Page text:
“Buildings are deteriorating and in desperate need of repair. Staff are leaving in high numbers, and the Government is consistently missing its own targets for new teachers. Real-terms pay cuts not only add to the strain of working lives, but the high workload drives teachers out of the profession and makes it harder for leaders to find replacements. Schools are forced to use teachers who are not qualified in the subject they teach. This clearly takes its toll on pupils’ education.  

“Without sufficient teachers to teach, the Prime Minister’s ambition for a new Advanced British Standard will not be met. There are simply not enough English and maths teachers to educate 11-16 year olds, let alone A-level students. 

“We need a plan for the future of education, but Rishi Sunak is simply not delivering. This is not even a government of make do and mend, but one of make do and make worse.”

Mark Bremner, Chief Executive of Ofsted ‘outstanding’ training provider, MBKB, said:

“The announcement in today’s King’s speech to clamp down on dud degrees and promote vocational routes — and particularly apprenticeships — is welcome. But it is vital that we see reform on two fronts. The apprenticeship system is not perfect. Reform to stem the high dropout rate and to introduce greater flexibility is essential if we are to see the apprenticeship revolution succeed.

“The apprenticeship system as it currently stands is afflicted by a series of challenges that the Government must address. Foremost, apprenticeships suffer from an average dropout rate of 53 per cent, compared to just six per cent for university courses.

“The government must also increase the apprenticeship minimum wage and strictly enforce compliance with minimum wage laws to dissuade apprentices from pursuing entry-level roles. Crucially, the rigid 12-month programme length needs rethinking; a flexible, level-based duration could maintain quality and attract more apprentices.

“While laudable efforts are made to tackle subpar degrees, similar vigour is needed to revamp apprenticeships. Synchronised overhauls of university and vocational routes are imperative to unlock apprenticeships’ full value and address the UK’s skills shortage.”

Darren Baxter, Principal Policy Adviser for the Joseph Rowntree Foundation said:

“3.8 million people experienced destitution in this country in 2022, around a million of them children. These figures have risen sharply since 2017. Two weeks ago we asked both political parties for their plan to address this moral mission, but today’s speech was fundamentally inadequate in meeting the scale of the challenge.

“By pressing ahead with the long-delayed Renters Reform Bill the government is finally honouring its commitment to millions of tenants living in an insecure, high cost private rented sector, who will hope that this time the bill will finally become law. But its open ended delay to ending no fault evictions means renters will continue to face unfair, unexpected evictions.

“As we approach the autumn statement and the general election, the public want to see real action, not rhetoric, to tackle rising levels of severe hardship. We now need all parties to set out their plans for a future where everyone in our country can at least afford to keep warm, dry, clean and fed.

“As an immediate measure, the government must commit to uprating benefits in line with inflation in the usual way, and end the uncertainty facing millions of families. The parties seeking to form a government should also commit to introducing an ‘Essentials Guarantee’ into Universal Credit, to ensure that everyone has a protected minimum amount of support to afford essentials like food and household bills”.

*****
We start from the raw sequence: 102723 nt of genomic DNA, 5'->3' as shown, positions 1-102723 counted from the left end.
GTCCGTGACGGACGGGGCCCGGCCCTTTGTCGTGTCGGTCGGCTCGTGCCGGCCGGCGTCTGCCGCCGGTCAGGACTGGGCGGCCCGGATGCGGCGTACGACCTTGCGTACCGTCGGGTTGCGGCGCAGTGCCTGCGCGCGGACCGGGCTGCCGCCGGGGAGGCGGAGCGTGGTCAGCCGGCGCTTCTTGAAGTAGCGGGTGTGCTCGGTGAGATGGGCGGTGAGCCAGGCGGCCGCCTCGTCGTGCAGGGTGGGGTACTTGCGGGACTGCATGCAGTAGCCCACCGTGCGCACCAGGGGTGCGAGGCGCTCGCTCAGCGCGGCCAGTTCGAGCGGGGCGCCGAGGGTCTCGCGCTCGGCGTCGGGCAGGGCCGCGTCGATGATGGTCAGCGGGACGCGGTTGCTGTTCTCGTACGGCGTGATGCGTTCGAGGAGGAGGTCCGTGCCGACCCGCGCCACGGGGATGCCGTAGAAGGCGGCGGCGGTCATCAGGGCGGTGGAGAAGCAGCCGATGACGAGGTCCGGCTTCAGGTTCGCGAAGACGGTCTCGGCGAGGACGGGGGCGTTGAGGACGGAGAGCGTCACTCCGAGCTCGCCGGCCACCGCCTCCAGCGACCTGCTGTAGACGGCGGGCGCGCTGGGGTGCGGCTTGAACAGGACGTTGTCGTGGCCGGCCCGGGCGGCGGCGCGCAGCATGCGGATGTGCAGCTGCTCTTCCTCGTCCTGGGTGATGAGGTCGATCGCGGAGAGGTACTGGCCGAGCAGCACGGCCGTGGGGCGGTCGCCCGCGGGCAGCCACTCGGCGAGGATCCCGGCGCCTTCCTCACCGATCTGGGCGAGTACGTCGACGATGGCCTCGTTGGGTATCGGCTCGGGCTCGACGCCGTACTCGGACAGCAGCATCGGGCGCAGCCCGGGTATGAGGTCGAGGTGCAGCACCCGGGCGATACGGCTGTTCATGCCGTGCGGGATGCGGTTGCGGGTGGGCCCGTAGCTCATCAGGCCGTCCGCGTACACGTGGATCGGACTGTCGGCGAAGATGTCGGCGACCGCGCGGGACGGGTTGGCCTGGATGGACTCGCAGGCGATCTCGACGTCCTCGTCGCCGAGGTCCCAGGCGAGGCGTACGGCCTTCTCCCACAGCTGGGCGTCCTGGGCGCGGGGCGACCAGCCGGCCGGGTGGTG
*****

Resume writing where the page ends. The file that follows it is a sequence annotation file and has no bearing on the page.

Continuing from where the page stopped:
Dr Patrick Roach, General Secretary of the NASUWT-The Teachers’ Union, said:

“The programme of measures set out in the King’s Speech confirms that the immediate and real issues of concern to teachers and families are not being addressed by the Government.

“It is deeply regrettable that no programme of new measures was announced to tackle widening inequality, the continuing cost of living crisis, to increase access to affordable housing or to end the blight of the deepening teacher recruitment and retention crisis in our schools and colleges.

“The Government taking aim at the rights of ordinary working people in this last King’s Speech before a General Election is both shameful and reprehensible.

“Whilst the Prime Minister has committed to long-term reform with the introduction of his much-vaunted Advanced British Standard, the urgent and pressing issues affecting young people’s access to high-quality education and training today were entirely missing from the Government’s programme.

“Whilst the aim to restrict the sale and marketing of e-cigarettes to children is positive, the Government’s ambition should go much further. The Government should follow the evidence and protect all children through a legislative requirement for plain packaging of e-cigarettes and an outright ban on the sale of disposable vapes.”

Stacey Hayes-Allen, Director of Corporate Partnerships at Arden University said:

“Using apprenticeships is a great initiative that more businesses need to be utilising. The labour market is becoming more stretched – not only are we seeing businesses experiencing skills gaps, but the rapid pace at which industries are evolving is making it harder for businesses to keep up.  

“Offering workers the chance to learn while working can help to tackle this, enabling businesses to grow their team internally while retaining staff, and allowing them to stay one step ahead and remain agile given the transformations that are taking place.  

“In an ideal world, access to education would be available for everyone; this would ensure that businesses are inclusive and diverse, but also would allow for an active, buoyant employment market. So, while we thoroughly support the government wanting to better use apprenticeships as a means for people to get a degree, the restrictions applied to the current apprenticeship levy – such as the need for functional skills, which could be proved via the job or throughout the course – put many people off enrolling onto beneficial programmes.  

“The current levy is also devolved, so businesses with workers outside of England – such as in Scotland or Wales – will need to follow the relevant funding process to be able to get staff on board which can be tricky for businesses with widespread UK workforces to manage. All in all, for apprenticeships to work and boost the economy, there needs to be fewer restrictions on who can apply and join in for them to work.”